Hope Star from Hope, Arkansas on September 1, 1939 · Page 3
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Hope Star from Hope, Arkansas · Page 3

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Hope, Arkansas
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Friday, September 1, 1939
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Page 3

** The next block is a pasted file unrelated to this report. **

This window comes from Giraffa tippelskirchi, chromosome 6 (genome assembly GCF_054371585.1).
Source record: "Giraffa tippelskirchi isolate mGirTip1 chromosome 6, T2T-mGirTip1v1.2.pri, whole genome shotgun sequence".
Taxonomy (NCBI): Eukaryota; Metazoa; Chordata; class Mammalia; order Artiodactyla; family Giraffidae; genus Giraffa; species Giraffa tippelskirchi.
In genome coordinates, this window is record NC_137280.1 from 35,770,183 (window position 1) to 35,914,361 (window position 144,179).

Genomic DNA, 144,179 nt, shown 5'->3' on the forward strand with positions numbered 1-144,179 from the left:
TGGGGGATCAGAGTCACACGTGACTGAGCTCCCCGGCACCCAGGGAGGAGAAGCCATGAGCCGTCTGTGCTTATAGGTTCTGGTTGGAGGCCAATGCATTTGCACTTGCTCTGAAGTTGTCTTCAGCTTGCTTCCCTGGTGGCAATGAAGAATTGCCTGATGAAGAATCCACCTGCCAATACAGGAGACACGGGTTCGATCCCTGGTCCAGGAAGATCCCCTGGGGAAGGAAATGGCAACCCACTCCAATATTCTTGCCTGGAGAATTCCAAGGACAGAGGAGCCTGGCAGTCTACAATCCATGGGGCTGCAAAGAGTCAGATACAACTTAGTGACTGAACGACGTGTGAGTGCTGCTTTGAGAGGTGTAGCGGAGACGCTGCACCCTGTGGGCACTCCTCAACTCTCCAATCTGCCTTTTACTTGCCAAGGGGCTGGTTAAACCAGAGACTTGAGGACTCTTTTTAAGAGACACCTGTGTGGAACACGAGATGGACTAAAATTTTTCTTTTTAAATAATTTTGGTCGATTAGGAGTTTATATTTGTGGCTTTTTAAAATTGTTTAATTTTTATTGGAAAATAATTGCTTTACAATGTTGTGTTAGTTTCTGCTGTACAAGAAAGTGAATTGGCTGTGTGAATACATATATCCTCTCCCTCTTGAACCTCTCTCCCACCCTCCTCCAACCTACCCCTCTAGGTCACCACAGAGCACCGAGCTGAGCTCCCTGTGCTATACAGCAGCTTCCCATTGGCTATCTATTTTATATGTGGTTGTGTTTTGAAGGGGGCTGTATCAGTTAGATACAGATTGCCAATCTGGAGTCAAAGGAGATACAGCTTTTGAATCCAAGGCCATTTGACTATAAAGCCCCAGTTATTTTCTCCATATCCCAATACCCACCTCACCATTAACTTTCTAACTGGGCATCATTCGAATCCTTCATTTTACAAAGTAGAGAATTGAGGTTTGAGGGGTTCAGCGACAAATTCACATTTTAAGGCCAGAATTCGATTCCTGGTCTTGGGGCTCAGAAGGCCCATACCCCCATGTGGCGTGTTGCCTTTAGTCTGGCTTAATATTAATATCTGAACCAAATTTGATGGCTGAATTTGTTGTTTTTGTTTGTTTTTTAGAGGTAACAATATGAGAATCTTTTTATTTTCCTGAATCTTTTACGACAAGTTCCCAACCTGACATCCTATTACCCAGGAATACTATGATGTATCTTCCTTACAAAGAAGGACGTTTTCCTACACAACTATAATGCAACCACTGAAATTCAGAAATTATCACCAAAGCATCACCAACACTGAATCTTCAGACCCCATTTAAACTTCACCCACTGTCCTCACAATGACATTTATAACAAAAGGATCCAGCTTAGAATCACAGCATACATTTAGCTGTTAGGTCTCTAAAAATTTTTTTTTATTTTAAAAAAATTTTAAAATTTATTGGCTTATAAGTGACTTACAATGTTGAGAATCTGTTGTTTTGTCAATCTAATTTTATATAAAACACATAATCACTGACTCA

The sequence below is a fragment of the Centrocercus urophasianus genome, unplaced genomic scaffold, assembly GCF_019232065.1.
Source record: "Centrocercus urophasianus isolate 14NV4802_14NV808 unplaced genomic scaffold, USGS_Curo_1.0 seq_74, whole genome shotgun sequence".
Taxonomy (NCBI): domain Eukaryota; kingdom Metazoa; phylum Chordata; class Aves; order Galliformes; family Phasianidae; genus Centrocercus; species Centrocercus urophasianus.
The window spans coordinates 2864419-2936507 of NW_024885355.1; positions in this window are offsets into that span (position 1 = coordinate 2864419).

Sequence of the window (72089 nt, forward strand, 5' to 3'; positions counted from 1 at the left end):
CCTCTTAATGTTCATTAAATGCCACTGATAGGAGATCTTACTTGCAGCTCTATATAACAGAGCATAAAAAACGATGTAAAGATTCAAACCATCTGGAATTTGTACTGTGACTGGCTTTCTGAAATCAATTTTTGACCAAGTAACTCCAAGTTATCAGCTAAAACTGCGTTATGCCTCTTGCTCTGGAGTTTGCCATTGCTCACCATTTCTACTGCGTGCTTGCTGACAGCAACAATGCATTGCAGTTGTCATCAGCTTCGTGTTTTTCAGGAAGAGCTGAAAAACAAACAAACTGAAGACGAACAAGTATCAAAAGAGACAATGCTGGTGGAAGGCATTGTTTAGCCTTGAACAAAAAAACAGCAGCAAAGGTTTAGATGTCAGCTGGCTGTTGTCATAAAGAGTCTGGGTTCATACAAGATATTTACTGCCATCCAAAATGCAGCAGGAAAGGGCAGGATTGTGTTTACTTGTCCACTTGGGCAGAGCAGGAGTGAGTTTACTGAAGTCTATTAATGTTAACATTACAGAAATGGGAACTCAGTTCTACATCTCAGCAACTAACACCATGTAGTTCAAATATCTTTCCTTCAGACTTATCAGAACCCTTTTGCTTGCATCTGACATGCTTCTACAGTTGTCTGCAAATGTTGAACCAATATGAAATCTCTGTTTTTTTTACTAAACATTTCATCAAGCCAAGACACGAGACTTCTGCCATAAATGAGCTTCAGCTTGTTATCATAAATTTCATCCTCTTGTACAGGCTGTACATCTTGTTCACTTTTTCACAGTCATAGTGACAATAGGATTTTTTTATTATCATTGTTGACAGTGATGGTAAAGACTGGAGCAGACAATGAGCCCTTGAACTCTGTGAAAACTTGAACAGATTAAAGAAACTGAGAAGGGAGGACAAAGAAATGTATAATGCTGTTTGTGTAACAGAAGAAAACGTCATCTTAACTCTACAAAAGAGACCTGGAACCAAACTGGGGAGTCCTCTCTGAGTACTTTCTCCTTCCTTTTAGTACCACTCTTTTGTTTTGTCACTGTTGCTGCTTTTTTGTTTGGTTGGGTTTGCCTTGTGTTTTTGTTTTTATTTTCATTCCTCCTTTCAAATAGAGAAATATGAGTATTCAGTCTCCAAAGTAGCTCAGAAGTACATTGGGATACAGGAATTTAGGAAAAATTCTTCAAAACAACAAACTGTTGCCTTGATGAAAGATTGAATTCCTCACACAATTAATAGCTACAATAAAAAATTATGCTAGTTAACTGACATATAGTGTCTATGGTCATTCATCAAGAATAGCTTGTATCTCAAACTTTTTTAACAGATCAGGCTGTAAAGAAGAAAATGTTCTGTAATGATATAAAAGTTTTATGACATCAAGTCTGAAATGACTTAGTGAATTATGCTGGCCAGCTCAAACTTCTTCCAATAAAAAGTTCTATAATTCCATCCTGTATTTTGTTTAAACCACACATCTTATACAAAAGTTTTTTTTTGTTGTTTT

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JEViday, September 1, 1939 C—-. ~.~.-"'- .L._ "•»;--. ' "__"_''' 'I > .1 i JM ^•^•••M SOCIETY HOPE STAR, H6H&, ARKANSAS- Henry Telephone 321 September September is a curious month: It has no sense at all. yet It's not precisely Summer. But it's not exactly Fall, yet A curious month September is. Its weather is its highlight; You roll your .shirtsleeves up at noon And don your furs a la twilight. September is a curious month; It brings us Labor Day, though On other Mondays we HO lo work; On this we stay away, though A curious month September is, Its sports will not i-lny put. now; Amiiif* its ball games, half are base, And half of them lire foot, now A curious month September is. Important lo /oology. When our feathered friends all go South And freshmen go all colicky. September is a curious month. Uri;n«t is what il ends with. And yet relief is partly what We part, from summer friends with. A cm ions month September is. Which we wouldn't part with a day trom, ll malu'.s yon i>l.i<l lo I'i't back \« the home You were elail to vacation away from. • -Selected - -«••«»» Miss Eunice Dale Maker has as house guivsl. Mis-, Nell Jean Byers of Washington. In celebration of her tenth birth<lay anniversary. Miss IJorthy Joy Kay i-nteilained a group of her .voting fi lends at the home of her parents. Mr. and Mrs. ,). W. Hay on Broadway. The honoiee received a number of lively i;ifts and interesting gam- >:•• were played, pri/es given to the winners, nod the beautiful birthday cake with ten lighted candle:, featured the decorations before being cut and M-rvi.'d with an ice course to the following: Alice Jones. Jack Hay. Phyllis Jean. Bobbie Lee and Carl Thornton, jr., Nod Ray Purlle of Prescott, John and Marlean Watson, Falva Ray. Conrad and Duane Cirie.som, Norma Jean Ha/.ard. Billy Lou Anderson, Tommie Lee Stuart and Joan Hartsfielil. Mrs. Rav was KltlKAV— SATURDAY First Time In Hope "Tfli; HOLLYWOOD MIDGETS" — In"TERROR OF TINY TOWN" See Tlu-se Midgets, Hide, Shoot, 1'iflht. In I'oiinding Up The "Terror Of Tiny Town" - AND SAM HOUSTON LIVKS AGAIN! Titan Of A Wilderness Empire That Boasts Such Men As Davey Crockett, Jim Bowie. Fall Of The Alamo But One Of A Thousand Thrills! "MAN OF CONQUEST" \\itll KH'llAim IJI.Y Gail I'atrick — Kdward Kills .loan iMinlainc — Also — I'inal Chaiilcr Of That Tbrilliiitf Serial 'HAWK OF Till: WILDKHNKSS assisted in the courtisies by Mis. Ned Pnrlle, Mrs. Carl Thorton nnd Mrs. Loo Harlsfield. Miss Maggie Bell was a Wednesday visitor with the Marshall family in Tcxarkima. Mrs. C. S. Lowlhorpo and Mrs. J. F. Gorin were Friday visitors in Little Rock. Miss Lulie Allen, after the tour with Ih A. E. A. to the World's Fail- in New Yiii-U. left the pai-ly at Greenville S. C. for a visit with her sister Mrs. Jim Greene and Mrs Greene, alter a visit of several weeks bus leluined to her home in this city. Ike T. Bell jr. of Barksdale Field, .Shrevepnrt, La. arrived Friday for a week enil visit with Ike T. Bell sr. and Miss Maggie Bell. Rev. Yeats To Talk At The Tabernacle PAafi-TtffiBE' '.'3 Will Spoak Here Sunday Night En Route To Springfield, Mo. The Rev. E. M. Yea IK, D. D., for 14 years pastor of tho great Magnolia Park Assembly of God Church. Houston, Texas, will spr-nk at the Hope; Gospel Tabernacle Sunday night ati Dr. Yeats, enrotile to Springfield, Mo., where he is to serve as one of the main speakers for the General Tin' Y. W. A. First Baptist will nii'ct at li::i(] o'clock Monday afternoon al the church. -o- Miss Forrest KuKgk-s. formerly of thi.-. dty. now living in Detroit, Mich, hiis arrived to .spend her vacation with iclalive.s anil frii'inl.s. The Girl Scouts. Trope No. 1. under the leadership of Mrs. R. E. Jack- Min i-'joyed a very delightful "outing" tills \veck, inchiclintf a morning .swimming ])iirly at the Pines, followed by a matinee at the Stienger in the nfter- noon, with supper at the "Little House' at Fair Park. Following supper, games were played Virginia O'Neal, Frances Hollman, Mary Lee Cook, Betty June Monts,, Unice Dale Baker, Martha Jean Eason. Mary Stuart Jackson, Dorothy Ruth Dotlds. Sara Jane Murphey, Maxie Wyall. Juanita Gordon, Mary Jane Hearne, Frances Gwen VVif.iiarns. BiHye J\inies, Marian Crutchficld. Margaret Bush, Murylin Krwin, Majorie O'Neal, Nancy Jo Colenian. June Duke and Nell Jean Rogers of Washington and Elizabeth Shepperson and Emily Jo Wilson of Columbus. The Womans Auxiliary of St. Marks Episcopal church will meet at four o'clock Monday afternoon at the home of Mrs. M. If. Barlow North Hervev Street. —O— )n celebration of her fifteenth birthday anniversary, Miss Frances Holloman entertained a group of her friends at u lawn party on Wednesday evening at the home of her parents, on North Main Street. Games and dancing were enjoyed throughout the evening after which the birthday cake topped with fifteen candles was cut and served with a tempting plate and coco cola to the following: Mary Jackson, Dorothy Ruth Dodd, Linda Cobb. Sara Jane Murphy, Mary and Martha Bailey. Frances Gwen Williams. Jaunita Gordon, Ella Jo Kbenson, Mary Jo Dixon, Maxie Boyet, Mary Jane Hearne, Martin Pool jr. Charles West, Edwin Jackson, Jewell Moore. Thomas Frnzicr, John Paul Smmders ;md the hostess Frances Hol- lommi. Mrs. Hollornan WHS assisted in the courtesies of the evening by Mrs. Homer Cobb. Miss ,I\ili;i Broeninp ha.s as house finest Miss Bel.s.v Payne of Midland Texas. The Hope Rose club, organized in the oarly summer, held its first autumn meeting at the Hotel Barlow Thursday noon to perfect the organization. Mrs. Lottie Morgan, farmer president of the May Dale Garden .v.v, •I Dr. J. D. Johnson I; JV Announces (he opening of offices'! •I Mrsl Nudmiut Bank Building 5 / I'rudice Untiled lo «J Eye, Ear Nose and Throat, -• •: v.v.v.-.v.v.v.v.'.v.v.v.v.' LAST TIMES FRIDAY IT'S REALLY GREAT! "WINTER CARNIVAL" EDS! lOOKSE Our Ni-w Thrilling Serial Opens Saturday. Also Last Chapter Of "SCOUTS TO THE RESCUE" Free Gifts (1-5 P. M.) For All You Kids To See The First Chapter Of BUCK ROGERS PLUS DOUBLE FEATURE FBED SCOTT —and— ISLE OF LOST MEN" How's This For A Program? IOC 15C Hev. K. M. YEATS Council of the Assemblies of God which convenes Thursday, will stop over in Hope for the one service Sunday night. He is a genera) presbyter from Texas, and is considered one of the outstanding preachers of the movement. When he became pastor of the Magnolia Church it had only! .'10 members, today it is one of the largest churches in the Southwest, and is the leading missionary church in contributions in Texas. Rev. James E. Hamill, pastor, of the Gospel Tabernacle, is anxious that all who can hear Rev. Yeats. The Sunday morning services at the Tabernacle will be as usual; Sunday school at 9:45; preaching service at 11 o'clock with the pastor speaking on, "Ye are the Salt of the Earth." Hold Reunion Of Family Of John Page Stephens Descendants of John Page Stephens enjoyed a reunion on the lawn of the Methodist Church in Blcvins Sunday, August 27. Mr. Stephens, born in Franklin, Tenn,, in 1817, moved to Hempstead county prior to 1935 and lived most of his life near Blevins. At noon tables, constructed under the trees, were laden with an abundance of good things to eat. The invocation was given by Mr. Will Cannon or Arkadelphia. a friend of the family, who formerly lived in the com'immity. In the afternnnn talks were given by H. M. Stephens, Chase Stephens, Mr. Cannon and others. A unanimous vote from those present decided that the church lawn would b>r the place to hold the reunion on the fourth Sunday in August, 1940. Members of the family present were: MIES Sue Stephens, Mr. and Mrs. H. M. Stephens, Mr. and Mrs. P. H. Stephens. Mr. and Mrs. Eugene Stephens. Mr. and Mrs. Elijah Sleph- tns. Mr. and Mrs. Chester Stephens, DeWilt Stephens, Leon Stephens. Eva Fern Stephens, Mr. and Mrs. P. C. Stephens. Michael Stephens, Mrs. P. C. Stephens, Sr., Mr. and Mrs. Herbert M. Stephens, Mrs. Russell Stephens, Billy Ann Stephens. Mr. and Mrs. H. E. Nolen, Mrs. Julia DucheU, Mr. and Mrs. W. L. Nesbitt. Mr. and Mrs. S. E. Tribble, Melva Sue Tribble, Mrs. Lou Coopwood, Blevins, Mrs. Floyd Coopwood and daughter. Tucson, Ari/., Mrs. Chester McCaskill, Janelle McCaskill. Mr. and Mrs. S. G. Stone of McCaskill. Mr. and Mrs. Chase Stephen*, Chaff, Gale and Ursula Stephens, Mr. and Mrs. William Stephens, Rex Stephens. Mrs. R. 'S. Stephens. Mary Stephens of Gurdon, Mr. and Mrs. Earl White, Tommy Gene While of El Dorado, Mr. and Mrs. Ed Jordon of Hot Springs, Mr. and Mrs. Herman Blythc, Mrs. Gladene S. Petty. Texarlcana, Mrs. Etheloen S. Grey and Stephen Grey, Malvern, Mrs. Webb Nelson, Mrs. C. C. Hornby, Mrs. Wells B. Hamby. Betty Rene, Irma and Wells Hamby. Jr.. of Prcscolt. Friends visiting during the day were Mr. and Mrs. Will Cannon, Arkadelphia, Mrs. S. S. Baily, Gurdon. Mrs. W. O. Beene. Hope, Mrs. Annie Bostick and Reaves Alston of Blevins. Venomous, Wicked And Cruel Steer BISHOP, Tex.—M')—Whether i( was with malice aforethought, Rancher N. A. Pearson has no way of knowing, but here is what his steer did to five hogs: The hogs were in Ilic habit of feed- club, and Mrs. Fouke. active mem-! her of the Federation of Garden clubs, were guest speakers at Ibis luncheon. Mrs. Katie Cantley introduced the following officers of the local club: Mrs. J. C. Carlton. presi- 1 dent:; Mrs. _W. B. Mason, secretary: Mrs. Aline Johnson, treasurer. After, a few remarks from the president. ;:bout the organization, she introduced' the gest speakers. A most interest-' i.ng outline of garden club work was given. Many informative ideas were advanced. The meeting was turned in-' to a round table discussion in which j the coming year's work was discussed. The next meeting of the! Rose club will be held at :! p. m.. j October li. SERIAL STORY Murder on the Boardwalk BY io^^^»««! TT W*fl^ c COWAN STONE COPYRIGHT, I63C. NEA SERVICE. INC. T««(»rdnyi Inupcotor Pur* emu ri'vrnl* (lull MI-H. Tnllicrt nan killed In a wlircl plinlr, on t*t Ilmirilwnlk, (Itnf (lip murderer knit DKilcii (he olinlr, wheeled lit* vlr- tlni lo flip Nliidln, iiiiKhed (be fluiJr itlt Mil- iiroint-miilr. lie innde (MM' Ml|i. (lie tide did not cnrry «ln- rlmlr out to *cn, CHAPTER XVII *'T)OES it occur to you, Inspector," Chandra went on —still very stiffly—"(hat there ore interesting similarities between Mrs. Tnlbert's abduction jmcl that of her nephew?" "Just what do you mean?" "In the case ot Earl Taltaert, nlso, there were threatening notes. In that, case, too, the victim was lit first thought to have been kid- nuped, and pcrh.-ifis murdered, in his own car. In that case the victim had been drugged—or so it was made to appear. . . . And thiil cast! was confused by misleading attempts lo incriminate others—a.s in this one, Captain King, Miss Thorenson and I have all been deliberately involved." "Don't you think you're crowding this hunch of. yours about the nephew's being alive? You would not push it ,so 1'ar, I suppose, as lo suggest that Mrs. Talbert kid- naped herself?" "Only far i-nougl) to suggest that the two abductions were planned by the .same mind—according to a .similar pattern. . . . I think, Inspector, that the time has come to confess that Mr. JQF- par has not been entirely frank with you. I happen to know"— the clairvoyant ignored the .butler's .startled outcry—"that he has some evidence that ought to help." Christine was the only one in a position to watch the medium after ho had stepped into the alcove where his desk stood. It seemed to her that he fumbled unnecessarily long in an upper drawer before he came back and handed the inspector a folded sheet of paper. At length the inspector said, •'Perhaps we might pass this around. Someone might—have a suggestion." He handed the paper to Bill, who read it and passed it without comment to Jaspar. Jaspar adjusted his glasses and scanned the paper with .startled attention before he put it into Christine's hand. * « * "REMOVING the sun glasses she Ftill wore, Christine thought, after a first glance, This is impossible. . . . Yet a.s she read on, fragments of conversation, strange encounters, bits of. coincidence which had seemed entirely normal happenings tumbled about in the chaos of her memory. With shaking lingers she passed the sheet to Mr. Wil^/rt. » STANDINGS Southern Association Nashville Memphis Chiit'noogii .. Atlanta Knoxville Birm'luim Little Rode New Orleans 80 77 77 7C 73 63 59 52 GO fil (il (!2 06 80 7!) S8 .571 .558 .558 .551 .525 .-141 .•128 .371 Thursdays Results ChattanoogH 7. Now Orleans 2. Nashville 4. Little Rock 1. Knoxville 11. Memphis B. Birmingham R, Atlanta 7. Games Friday . Knn.xvillo jit Little Rock <2>. Chatlanoogn i,t Birmingham. Niishville at Memphis. Atlanta at New Orleans. National League Clubs. Cincinnati . St. Louis . Chicago .... Brooklyn New York Pittsburgh Boston Phila'phia . W. 73 68 68 BO 59 54 52 Si) L. 45 51 55 56 58 64 66 78 Pat .(Hi) .571 .553 .517 .504 .458 .441 .333 Thursday's Results Pittsburgh 1-6. Philadelphia 0-11. Cincinnati-Boston, rain. St. Louis-New York. rain. Chicago-Brooklyn, rain. Games Friday Boston al Philadelphia. Only game scheduled. American League Clubs! W. L. Pet. Nc-w York 87 36 .707 Boston 74 4s .607 Chicago .67 56 .545 Cleveland . . GG 5(| .541 Doti-oil 65 58 .528 Washington 54 72 .429 Philadelphia .. . 44 78 .."(il "l. Louis 34 87 .281 Thursday's Results Detroit 11, Boston 4. Philadelphia 4, St. Louis 2. Washington 4, Chicago 3. Only games played. Games Friday Boston at Detroit New York at Cleveland. Only games scheduled. in« at a grain box with a lid on it. When the steer found a hog feeding he u-ould climb on the lid i.ncl he hoy to death. Five times this, until all five hogs were choke he did rlrad. Then. IVe.l. un'molested by hogs, he ale Miss Eva Jane Rider of Palmos i visiting with Mr. ami Mrs. Jo L . Hide of Hope, Where water is easy to get. we arc- apt to forget the ii>ifu»tumv of it in llu- lives of animals and plant-To produce a bushd of ear corn n-. quires nlioo.1 13 to ns of water, and a ton of alfalfa hay requiu-s sonu- lliina like Jit; t,.ns of water. The little man also adjusted his glasses, tilted the paper to a more favorable light, and perused it slowly, nodding once or twice as he did so. "1 think Mr. Chandra is right, Inspector," he said. "This should have been handed to you at once." Whatever Christine had expected, it was anything but this. For the paper, written in a small, but clear script, with ink barely dry, had read: "You will find that one person in this room will be unable to read this. He will pretend to, and may offer some harmless comment; because of all those here, he cannot allow it to be guessed that his vision is very bad. lie will have no reason to suspect that this is not actually one of the messages he sent to Mrs. Talbert. The paper and the arrangement on" the sheet are identical with those o/j one of the extortion, notes Mrs. Talbert sfioiued -me. . . . Have you noticed. Dial Mr. Wi'nnet stumbled in finding a, chair, and almost fell over a footstool?" "You are right, Chandra," the inspector said quietly. "The report that caine a few minutes ago from Mrs. Talbert's oculist jn;ikos it clear that the fragments of lens we found in that wheelchair did not come from her spectacles. . . You are all wearing glasses -or _Miss Thorenson was. Mr. Wilm'et"—his voice dropped into a pool of silence—"we'll begin with you. Oi" course you won't mind giving UK the name of your specialist?" "Why, of course." Mr. Wilmet looked startled but entirely confident. "I've got my glasses from the same man for years." "But not those glasses," the clairvoyant said softly. "Naturally, people with vision as poor as yours always carry an extra pair for emergencies. You hud yours with you, if you recollect, when you came to my studio on the afternoon before Mrs. Talbert's murder. Probably, since you are above everything else an opportunist, it was pure inspiration that made you slip into your briefcase that dagger you "had seen me wearing while Miss Thorenson drew my picture, and which you guessed hundreds of people would be ready to identify." "Inspector," Mr. Wilmet broke in, "this man must .be crazy!" * * * "pERHAPS." The inspector's tone was dry. "Let's see just how his madness will carry him." "I wear that dagger only on parade," Chandra went on. "When you came, it was lying on a low (able near the chair you took. I didn't miss it till some time after you went. ... No doubt I should, have notified the police at once. But how could I guess that it would be used to commit a crime?" "I thought you called yourself a medium?" Mr. Wilmet looked toward the inspector for applause. "That's what the inspector calls me. I call myself a student of human nature. You see, I make it my business to remember things other people hardly notice. . . . And among other things, Inspector, although I have seen Earl Talbert only twice, I recall certain peculiarities which .were common to both him and hi.-, aunt. They were both super.slitious. "The first time I saw Earl Talbert, a few days before he—disappeared—he came to consult me because—he said, lie had dreamed that he was in great danger. I saw no threat for him—he went away reassured that his scheme would work. "The second time T saw him was yesterday, when our Mr. Wilmet came here, also apparently to consult me about his warning dreams. Perhaps that was what he really wanted at first; . but after I had again reassured him, and he had gone, I found my dagger gone, too. Now"— "Just a minute!" the inspector cut in. "Are you identifying this man as the person who stole your dagger?" "I don't think that will be necessary, Inspector. Before we are through, he will identify himself. . . . You see, Inspector, poor eyesight was another peculiarity common to Mrs. Talbert and her nephew. At 10, Earl Talbert had the vision of a man of GO." "Inspector," Mr. Wilmet burst out, "this man's practically admitted that he doesn't know who took his knife. There were a dozen people here that afternoon." "That is true," Chandra said gently. "But only one of them wore lenses like the pair you dropped from your pocket. No wonder you found it impossible to replace them immediately after you broke the others in that wheel chair." He took a spectacle case from his pocket and passed it to th« inspector. "I think," he said, "that when you have these lenses compared with the fragments you took from the chair, you will find that they are identical." "Well, there won't be any question about whose these are when we get into touch with the optician," the inspector said. He glanced at the label inside the case and seemed about to add something. Then he broke off. (To Be Concluded) ^Y4 &e teen To Promote Early Fall 'Buying We Are Giving '0 DISCOUNT On A1J SUITS COATS S14.95 UP During September Only Tliis Discount given on both cash sales and on our SPECIAL Lay-A-Way Plan. $ 17 95 ... and number one choice on any campus! Line that makes the most of young waist and supple figure . . . luxury camePs-hair type wool and finn tailoring that make thia the best coat investment for any college wardrobe. In Camel Tan and Titian Brow*. Sizes 11 to 17 THE FASHION SHOP . MARY MATHEWS Mam Street Hope, Ark. Which Wife Are YOU? Read YOUR Answer In the New Serial By Louise Holmes Wives Beginning Soon In The Star